Feb 15, 2011, 12:17 AM EDT
Manchester United has an AON logo across the front of their jersey and nobody blinks. Newcastle United has Northern Rock and its not thought twice about (but it was cooler when the Newcastle Brewery sponsored them).
Would NBA fans feel the same way? What about a replacing the Lakers logo with Target? Or replace the Celtics across Boston’s chest with Dunkin Donuts?
You can bet NBA owners are thinking about it because they are thinking about every possible kind of revenue stream heading into the new collective bargaining agreement. Horizon media, in a study reported by Forbes, estimated the annual income — but noted the drop off would be pretty dramatic from the top teams on down.
More striking, however, is the disparity between leagues. Given the numbers noted above, what is to be made of the finding that in the NBA the Los Angeles Lakers reign with $4,059,744, while the next two positions are held by the New York Knicks at $2,775,182 and Boston Celtics at $2,718,950?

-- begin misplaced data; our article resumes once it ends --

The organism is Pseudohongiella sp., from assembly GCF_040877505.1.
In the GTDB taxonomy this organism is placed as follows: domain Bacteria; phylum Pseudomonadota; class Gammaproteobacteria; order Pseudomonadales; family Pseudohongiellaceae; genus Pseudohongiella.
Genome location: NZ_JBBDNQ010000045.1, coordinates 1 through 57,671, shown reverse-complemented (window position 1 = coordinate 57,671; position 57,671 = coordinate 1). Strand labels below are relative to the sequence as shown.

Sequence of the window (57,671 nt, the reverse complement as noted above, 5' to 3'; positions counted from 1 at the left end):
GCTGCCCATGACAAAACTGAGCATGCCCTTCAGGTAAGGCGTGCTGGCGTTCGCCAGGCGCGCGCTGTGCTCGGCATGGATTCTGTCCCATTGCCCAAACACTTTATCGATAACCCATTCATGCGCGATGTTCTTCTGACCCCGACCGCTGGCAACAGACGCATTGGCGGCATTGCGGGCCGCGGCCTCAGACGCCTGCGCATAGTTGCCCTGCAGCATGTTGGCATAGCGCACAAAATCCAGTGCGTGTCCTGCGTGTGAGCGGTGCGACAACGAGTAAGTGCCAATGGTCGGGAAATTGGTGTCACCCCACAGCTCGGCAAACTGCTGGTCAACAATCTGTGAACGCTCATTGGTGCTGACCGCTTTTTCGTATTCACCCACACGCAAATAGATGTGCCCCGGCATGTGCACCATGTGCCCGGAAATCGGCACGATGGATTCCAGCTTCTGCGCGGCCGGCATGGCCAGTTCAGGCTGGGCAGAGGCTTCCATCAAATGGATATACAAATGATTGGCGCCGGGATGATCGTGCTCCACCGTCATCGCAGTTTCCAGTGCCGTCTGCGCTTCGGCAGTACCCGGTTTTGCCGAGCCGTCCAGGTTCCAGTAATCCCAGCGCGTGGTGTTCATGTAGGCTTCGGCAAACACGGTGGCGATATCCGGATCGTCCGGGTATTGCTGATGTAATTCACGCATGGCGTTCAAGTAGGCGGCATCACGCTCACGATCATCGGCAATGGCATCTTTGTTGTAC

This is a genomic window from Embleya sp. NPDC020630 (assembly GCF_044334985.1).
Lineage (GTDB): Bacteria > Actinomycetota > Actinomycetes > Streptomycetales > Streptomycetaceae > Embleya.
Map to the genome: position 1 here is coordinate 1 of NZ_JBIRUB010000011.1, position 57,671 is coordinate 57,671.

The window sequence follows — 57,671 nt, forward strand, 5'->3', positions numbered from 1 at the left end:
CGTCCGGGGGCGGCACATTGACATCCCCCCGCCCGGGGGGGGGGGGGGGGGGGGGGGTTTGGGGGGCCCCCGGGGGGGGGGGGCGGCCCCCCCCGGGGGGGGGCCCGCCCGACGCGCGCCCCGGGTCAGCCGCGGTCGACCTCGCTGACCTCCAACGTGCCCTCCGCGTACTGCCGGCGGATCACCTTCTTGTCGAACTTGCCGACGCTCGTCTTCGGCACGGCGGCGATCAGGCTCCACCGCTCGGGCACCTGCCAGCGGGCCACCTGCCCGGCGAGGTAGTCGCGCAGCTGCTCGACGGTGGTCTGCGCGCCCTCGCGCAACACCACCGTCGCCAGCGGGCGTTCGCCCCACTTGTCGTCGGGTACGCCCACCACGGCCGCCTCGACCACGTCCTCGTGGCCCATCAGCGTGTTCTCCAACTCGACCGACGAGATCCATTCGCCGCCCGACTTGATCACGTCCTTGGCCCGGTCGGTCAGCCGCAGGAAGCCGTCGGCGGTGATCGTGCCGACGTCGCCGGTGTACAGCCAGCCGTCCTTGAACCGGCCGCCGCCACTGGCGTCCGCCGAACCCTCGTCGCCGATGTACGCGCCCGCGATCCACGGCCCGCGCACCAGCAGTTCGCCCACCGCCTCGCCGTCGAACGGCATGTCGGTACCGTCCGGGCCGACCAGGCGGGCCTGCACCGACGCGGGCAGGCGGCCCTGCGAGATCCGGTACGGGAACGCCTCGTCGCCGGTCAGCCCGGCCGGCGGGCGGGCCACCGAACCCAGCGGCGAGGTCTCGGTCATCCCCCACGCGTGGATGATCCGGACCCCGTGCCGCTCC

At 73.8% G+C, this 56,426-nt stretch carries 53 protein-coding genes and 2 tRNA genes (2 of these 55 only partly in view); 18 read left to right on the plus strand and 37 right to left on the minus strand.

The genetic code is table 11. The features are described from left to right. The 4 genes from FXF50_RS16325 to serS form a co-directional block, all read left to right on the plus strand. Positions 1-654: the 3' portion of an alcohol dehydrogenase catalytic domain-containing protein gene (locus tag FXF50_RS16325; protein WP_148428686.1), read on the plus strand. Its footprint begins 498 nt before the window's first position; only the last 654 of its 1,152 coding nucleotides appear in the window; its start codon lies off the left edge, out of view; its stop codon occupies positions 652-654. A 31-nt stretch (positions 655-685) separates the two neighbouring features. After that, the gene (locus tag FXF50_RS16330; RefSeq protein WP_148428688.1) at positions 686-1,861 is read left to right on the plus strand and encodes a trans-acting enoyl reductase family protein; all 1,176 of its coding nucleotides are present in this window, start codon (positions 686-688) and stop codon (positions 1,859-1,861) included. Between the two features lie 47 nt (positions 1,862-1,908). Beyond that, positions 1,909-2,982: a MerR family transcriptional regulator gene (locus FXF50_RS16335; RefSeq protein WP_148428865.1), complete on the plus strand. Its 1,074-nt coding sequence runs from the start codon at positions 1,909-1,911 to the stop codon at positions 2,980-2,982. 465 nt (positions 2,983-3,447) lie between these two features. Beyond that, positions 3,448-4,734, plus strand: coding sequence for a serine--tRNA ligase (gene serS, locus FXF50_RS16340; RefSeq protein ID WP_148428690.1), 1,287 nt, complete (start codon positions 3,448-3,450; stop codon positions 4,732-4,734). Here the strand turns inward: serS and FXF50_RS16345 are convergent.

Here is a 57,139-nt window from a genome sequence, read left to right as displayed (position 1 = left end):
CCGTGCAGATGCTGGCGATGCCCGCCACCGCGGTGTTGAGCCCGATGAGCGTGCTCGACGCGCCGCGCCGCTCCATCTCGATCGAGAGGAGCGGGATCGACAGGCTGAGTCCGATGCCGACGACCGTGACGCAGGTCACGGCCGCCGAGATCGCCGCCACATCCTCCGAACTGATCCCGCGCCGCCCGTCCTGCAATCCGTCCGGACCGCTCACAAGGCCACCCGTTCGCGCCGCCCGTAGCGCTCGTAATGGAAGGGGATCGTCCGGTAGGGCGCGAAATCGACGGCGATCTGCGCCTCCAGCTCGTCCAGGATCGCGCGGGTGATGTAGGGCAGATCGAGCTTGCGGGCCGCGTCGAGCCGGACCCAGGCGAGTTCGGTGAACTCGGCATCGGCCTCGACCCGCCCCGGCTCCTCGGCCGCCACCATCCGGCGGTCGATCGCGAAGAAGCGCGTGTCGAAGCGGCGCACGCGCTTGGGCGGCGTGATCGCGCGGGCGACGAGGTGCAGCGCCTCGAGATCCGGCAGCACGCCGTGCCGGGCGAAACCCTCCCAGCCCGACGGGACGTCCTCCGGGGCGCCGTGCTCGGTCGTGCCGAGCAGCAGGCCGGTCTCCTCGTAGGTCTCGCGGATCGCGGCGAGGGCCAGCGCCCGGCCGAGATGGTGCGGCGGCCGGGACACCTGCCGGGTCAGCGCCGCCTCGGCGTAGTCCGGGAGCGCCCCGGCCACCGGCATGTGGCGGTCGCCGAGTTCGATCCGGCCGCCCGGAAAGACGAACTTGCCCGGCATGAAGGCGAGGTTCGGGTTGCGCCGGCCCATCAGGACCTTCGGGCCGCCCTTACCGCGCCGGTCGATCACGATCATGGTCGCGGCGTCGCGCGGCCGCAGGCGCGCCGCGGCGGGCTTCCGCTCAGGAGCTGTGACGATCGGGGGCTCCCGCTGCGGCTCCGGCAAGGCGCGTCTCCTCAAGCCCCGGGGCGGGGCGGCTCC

The study does not include in-stadium impressions, merchandising, or some other things that likely would drive up the money made.
But even then is it worth it? The Lakers would put a corporate logo across their chest for the price of Steve Blake?
And (as with gate an local television deal revenue) what the Lakers and Celtics make dwarfs what Indiana or Minnesota or Cleveland could make. Would this revenue be shared or would the Lakers get to hoard that money and keep their spending advantage?
The WNBA already has teams with corporate logos. It’s coming people, like it or not. The only question is if the numbers are there yet. This study makes me think it could be farther off. But not that far.
- NBA Playoff Preview: Chicago Bulls vs. Washington Wizards 0
- Report: Steve Kerr “expects” to be offered, will take Knicks coaching job 1
- Why shot-location defense matters 2
- NBA Playoff Preview: Golden State Warriors vs. Los Angeles Clippers 6
- Are the Warriors championship favorites? Adjusting for playoff rotations says yes 13